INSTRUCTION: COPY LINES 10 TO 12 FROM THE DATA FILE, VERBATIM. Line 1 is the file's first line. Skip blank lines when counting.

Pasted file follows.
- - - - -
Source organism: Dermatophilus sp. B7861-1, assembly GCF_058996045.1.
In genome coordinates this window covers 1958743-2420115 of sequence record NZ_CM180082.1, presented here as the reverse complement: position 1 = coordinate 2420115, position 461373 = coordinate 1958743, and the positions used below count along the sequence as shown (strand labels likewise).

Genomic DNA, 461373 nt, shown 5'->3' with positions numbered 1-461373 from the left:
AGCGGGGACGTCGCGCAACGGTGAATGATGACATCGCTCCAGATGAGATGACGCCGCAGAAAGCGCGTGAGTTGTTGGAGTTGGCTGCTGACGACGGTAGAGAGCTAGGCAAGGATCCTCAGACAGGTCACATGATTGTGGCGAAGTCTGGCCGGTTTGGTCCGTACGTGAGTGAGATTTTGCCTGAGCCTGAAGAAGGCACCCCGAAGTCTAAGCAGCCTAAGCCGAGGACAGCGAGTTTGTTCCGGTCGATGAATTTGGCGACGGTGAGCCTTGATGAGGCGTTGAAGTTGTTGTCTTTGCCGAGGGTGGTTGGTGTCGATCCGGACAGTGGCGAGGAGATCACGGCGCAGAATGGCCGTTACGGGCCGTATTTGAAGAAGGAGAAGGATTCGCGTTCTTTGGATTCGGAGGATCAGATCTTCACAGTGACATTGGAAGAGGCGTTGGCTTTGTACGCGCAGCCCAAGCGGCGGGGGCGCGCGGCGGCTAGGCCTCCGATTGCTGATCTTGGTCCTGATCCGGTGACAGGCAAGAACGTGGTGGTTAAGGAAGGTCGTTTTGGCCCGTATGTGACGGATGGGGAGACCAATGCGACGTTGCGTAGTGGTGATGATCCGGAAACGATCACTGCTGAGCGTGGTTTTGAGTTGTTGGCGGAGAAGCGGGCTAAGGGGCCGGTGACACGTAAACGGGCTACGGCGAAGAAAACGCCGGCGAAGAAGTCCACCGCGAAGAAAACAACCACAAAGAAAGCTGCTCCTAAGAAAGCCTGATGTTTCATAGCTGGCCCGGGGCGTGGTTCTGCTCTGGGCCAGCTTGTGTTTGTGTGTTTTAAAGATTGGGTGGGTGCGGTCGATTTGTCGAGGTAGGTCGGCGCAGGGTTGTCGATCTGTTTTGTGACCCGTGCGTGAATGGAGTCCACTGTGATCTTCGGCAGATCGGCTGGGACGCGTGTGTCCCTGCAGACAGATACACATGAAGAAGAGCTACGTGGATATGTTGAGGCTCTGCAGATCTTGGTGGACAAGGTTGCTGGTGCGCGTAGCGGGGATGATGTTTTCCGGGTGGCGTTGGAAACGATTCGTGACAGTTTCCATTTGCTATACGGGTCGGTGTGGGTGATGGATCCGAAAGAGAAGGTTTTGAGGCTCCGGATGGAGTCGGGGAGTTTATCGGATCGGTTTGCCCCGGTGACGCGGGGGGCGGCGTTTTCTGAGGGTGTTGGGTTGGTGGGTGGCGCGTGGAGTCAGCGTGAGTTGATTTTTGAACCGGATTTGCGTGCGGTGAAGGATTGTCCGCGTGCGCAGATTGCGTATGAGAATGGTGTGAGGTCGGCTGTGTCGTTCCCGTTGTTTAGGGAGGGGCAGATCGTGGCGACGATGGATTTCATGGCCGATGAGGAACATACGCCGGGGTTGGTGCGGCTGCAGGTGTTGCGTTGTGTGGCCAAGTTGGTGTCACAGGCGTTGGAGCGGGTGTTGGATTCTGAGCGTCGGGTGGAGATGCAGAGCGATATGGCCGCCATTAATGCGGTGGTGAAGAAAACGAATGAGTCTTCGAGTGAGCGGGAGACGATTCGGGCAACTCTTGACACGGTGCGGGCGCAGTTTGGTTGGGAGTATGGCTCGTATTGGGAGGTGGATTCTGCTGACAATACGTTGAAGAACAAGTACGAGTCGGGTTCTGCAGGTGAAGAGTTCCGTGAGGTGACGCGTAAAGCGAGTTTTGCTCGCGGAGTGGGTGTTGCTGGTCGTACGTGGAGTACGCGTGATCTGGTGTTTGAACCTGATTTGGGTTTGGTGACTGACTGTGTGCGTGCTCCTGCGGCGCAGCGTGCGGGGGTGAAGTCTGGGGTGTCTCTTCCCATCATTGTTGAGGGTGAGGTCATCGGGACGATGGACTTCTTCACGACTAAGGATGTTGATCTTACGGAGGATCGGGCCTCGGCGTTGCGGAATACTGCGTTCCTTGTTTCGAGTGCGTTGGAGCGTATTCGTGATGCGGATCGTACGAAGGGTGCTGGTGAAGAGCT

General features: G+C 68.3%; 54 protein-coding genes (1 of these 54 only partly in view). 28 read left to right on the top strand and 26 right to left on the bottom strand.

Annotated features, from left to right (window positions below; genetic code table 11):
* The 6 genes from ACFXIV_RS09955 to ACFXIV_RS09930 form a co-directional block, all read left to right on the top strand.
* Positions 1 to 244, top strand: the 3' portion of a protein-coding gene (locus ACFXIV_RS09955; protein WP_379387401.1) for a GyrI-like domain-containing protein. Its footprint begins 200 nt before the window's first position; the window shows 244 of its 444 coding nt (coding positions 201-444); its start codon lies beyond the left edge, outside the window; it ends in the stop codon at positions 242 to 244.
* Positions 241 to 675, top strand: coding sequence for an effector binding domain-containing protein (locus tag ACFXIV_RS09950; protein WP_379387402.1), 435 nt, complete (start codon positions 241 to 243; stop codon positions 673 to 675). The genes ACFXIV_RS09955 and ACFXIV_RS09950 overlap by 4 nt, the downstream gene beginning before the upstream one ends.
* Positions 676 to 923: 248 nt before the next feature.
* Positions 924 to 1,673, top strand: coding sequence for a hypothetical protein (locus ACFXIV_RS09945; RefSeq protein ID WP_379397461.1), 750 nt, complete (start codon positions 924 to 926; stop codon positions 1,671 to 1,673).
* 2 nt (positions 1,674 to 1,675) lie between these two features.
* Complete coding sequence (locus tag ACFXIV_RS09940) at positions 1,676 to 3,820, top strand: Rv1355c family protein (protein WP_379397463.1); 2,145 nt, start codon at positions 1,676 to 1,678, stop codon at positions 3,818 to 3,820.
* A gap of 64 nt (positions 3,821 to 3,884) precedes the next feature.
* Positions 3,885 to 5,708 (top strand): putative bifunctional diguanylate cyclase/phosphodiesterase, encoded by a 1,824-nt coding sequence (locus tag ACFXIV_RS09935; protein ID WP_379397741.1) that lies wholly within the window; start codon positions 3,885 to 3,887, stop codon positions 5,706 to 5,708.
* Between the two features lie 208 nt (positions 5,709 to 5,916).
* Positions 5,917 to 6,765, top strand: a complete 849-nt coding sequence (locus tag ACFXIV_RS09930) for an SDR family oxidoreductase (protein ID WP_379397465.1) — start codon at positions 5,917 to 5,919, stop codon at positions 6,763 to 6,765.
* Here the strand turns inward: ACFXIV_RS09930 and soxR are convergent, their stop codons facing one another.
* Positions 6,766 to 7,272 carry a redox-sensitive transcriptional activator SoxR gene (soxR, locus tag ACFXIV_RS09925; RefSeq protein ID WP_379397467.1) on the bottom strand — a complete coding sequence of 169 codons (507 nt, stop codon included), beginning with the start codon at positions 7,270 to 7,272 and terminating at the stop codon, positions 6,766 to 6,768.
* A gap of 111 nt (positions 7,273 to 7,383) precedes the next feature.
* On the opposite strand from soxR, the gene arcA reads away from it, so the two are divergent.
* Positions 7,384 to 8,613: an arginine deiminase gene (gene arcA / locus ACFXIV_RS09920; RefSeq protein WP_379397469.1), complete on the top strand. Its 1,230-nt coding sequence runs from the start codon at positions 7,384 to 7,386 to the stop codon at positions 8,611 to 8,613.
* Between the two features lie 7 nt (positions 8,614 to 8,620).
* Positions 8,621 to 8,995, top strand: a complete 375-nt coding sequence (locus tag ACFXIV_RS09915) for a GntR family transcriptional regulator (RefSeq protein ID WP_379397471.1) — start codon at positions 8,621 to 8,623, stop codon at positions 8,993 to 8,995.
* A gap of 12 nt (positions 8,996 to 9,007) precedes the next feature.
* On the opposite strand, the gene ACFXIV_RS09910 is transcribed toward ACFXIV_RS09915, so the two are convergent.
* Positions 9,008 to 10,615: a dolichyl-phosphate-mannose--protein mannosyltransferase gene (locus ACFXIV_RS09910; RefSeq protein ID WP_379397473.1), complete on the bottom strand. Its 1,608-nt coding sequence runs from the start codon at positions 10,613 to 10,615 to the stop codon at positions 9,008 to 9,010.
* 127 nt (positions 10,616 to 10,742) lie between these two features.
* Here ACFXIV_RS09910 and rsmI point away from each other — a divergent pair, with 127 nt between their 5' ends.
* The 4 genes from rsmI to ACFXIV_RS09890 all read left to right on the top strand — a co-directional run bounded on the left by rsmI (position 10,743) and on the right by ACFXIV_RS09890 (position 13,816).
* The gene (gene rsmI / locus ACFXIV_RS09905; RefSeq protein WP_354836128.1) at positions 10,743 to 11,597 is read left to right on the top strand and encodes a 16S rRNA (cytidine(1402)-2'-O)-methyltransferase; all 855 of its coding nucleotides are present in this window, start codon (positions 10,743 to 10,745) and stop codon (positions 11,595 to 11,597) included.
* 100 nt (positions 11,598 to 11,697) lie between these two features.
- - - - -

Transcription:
* Positions 676 to 923: 248 nt before the next feature.
* Positions 924 to 1,673, top strand: coding sequence for a hypothetical protein (locus ACFXIV_RS09945; RefSeq protein ID WP_379397461.1), 750 nt, complete (start codon positions 924 to 926; stop codon positions 1,671 to 1,673).
* 2 nt (positions 1,674 to 1,675) lie between these two features.